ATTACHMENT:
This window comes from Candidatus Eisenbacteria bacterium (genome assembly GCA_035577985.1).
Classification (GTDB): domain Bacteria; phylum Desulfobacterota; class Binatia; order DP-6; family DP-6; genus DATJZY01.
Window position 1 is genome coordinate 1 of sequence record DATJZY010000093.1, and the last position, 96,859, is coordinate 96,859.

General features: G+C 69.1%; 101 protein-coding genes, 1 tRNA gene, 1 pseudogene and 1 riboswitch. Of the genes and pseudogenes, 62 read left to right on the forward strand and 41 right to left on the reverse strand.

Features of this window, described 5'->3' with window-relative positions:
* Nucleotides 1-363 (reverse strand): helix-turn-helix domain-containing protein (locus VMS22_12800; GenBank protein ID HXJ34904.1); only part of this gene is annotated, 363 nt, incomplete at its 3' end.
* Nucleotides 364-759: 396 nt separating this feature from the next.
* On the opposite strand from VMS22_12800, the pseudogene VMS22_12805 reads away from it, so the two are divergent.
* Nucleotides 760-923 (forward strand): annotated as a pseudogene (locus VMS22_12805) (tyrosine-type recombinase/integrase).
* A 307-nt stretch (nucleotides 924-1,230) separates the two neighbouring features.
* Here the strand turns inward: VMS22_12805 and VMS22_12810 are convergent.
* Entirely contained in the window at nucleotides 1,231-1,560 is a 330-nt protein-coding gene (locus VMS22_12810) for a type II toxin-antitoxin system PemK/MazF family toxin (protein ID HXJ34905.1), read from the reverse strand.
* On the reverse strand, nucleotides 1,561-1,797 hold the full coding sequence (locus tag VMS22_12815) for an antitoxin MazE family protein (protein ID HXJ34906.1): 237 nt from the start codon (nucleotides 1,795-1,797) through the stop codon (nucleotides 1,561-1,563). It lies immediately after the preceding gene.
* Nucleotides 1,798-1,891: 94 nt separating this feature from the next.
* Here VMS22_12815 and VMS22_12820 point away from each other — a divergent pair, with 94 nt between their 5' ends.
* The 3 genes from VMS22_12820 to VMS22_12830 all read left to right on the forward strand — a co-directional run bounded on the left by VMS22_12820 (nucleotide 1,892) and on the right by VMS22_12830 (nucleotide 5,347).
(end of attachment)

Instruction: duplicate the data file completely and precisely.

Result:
This window comes from Candidatus Eisenbacteria bacterium (genome assembly GCA_035577985.1).
Classification (GTDB): domain Bacteria; phylum Desulfobacterota; class Binatia; order DP-6; family DP-6; genus DATJZY01.
Window position 1 is genome coordinate 1 of sequence record DATJZY010000093.1, and the last position, 96,859, is coordinate 96,859.

General features: G+C 69.1%; 101 protein-coding genes, 1 tRNA gene, 1 pseudogene and 1 riboswitch. Of the genes and pseudogenes, 62 read left to right on the forward strand and 41 right to left on the reverse strand.

Features of this window, described 5'->3' with window-relative positions:
* Nucleotides 1-363 (reverse strand): helix-turn-helix domain-containing protein (locus VMS22_12800; GenBank protein ID HXJ34904.1); only part of this gene is annotated, 363 nt, incomplete at its 3' end.
* Nucleotides 364-759: 396 nt separating this feature from the next.
* On the opposite strand from VMS22_12800, the pseudogene VMS22_12805 reads away from it, so the two are divergent.
* Nucleotides 760-923 (forward strand): annotated as a pseudogene (locus VMS22_12805) (tyrosine-type recombinase/integrase).
* A 307-nt stretch (nucleotides 924-1,230) separates the two neighbouring features.
* Here the strand turns inward: VMS22_12805 and VMS22_12810 are convergent.
* Entirely contained in the window at nucleotides 1,231-1,560 is a 330-nt protein-coding gene (locus VMS22_12810) for a type II toxin-antitoxin system PemK/MazF family toxin (protein ID HXJ34905.1), read from the reverse strand.
* On the reverse strand, nucleotides 1,561-1,797 hold the full coding sequence (locus tag VMS22_12815) for an antitoxin MazE family protein (protein ID HXJ34906.1): 237 nt from the start codon (nucleotides 1,795-1,797) through the stop codon (nucleotides 1,561-1,563). It lies immediately after the preceding gene.
* Nucleotides 1,798-1,891: 94 nt separating this feature from the next.
* Here VMS22_12815 and VMS22_12820 point away from each other — a divergent pair, with 94 nt between their 5' ends.
* The 3 genes from VMS22_12820 to VMS22_12830 all read left to right on the forward strand — a co-directional run bounded on the left by VMS22_12820 (nucleotide 1,892) and on the right by VMS22_12830 (nucleotide 5,347).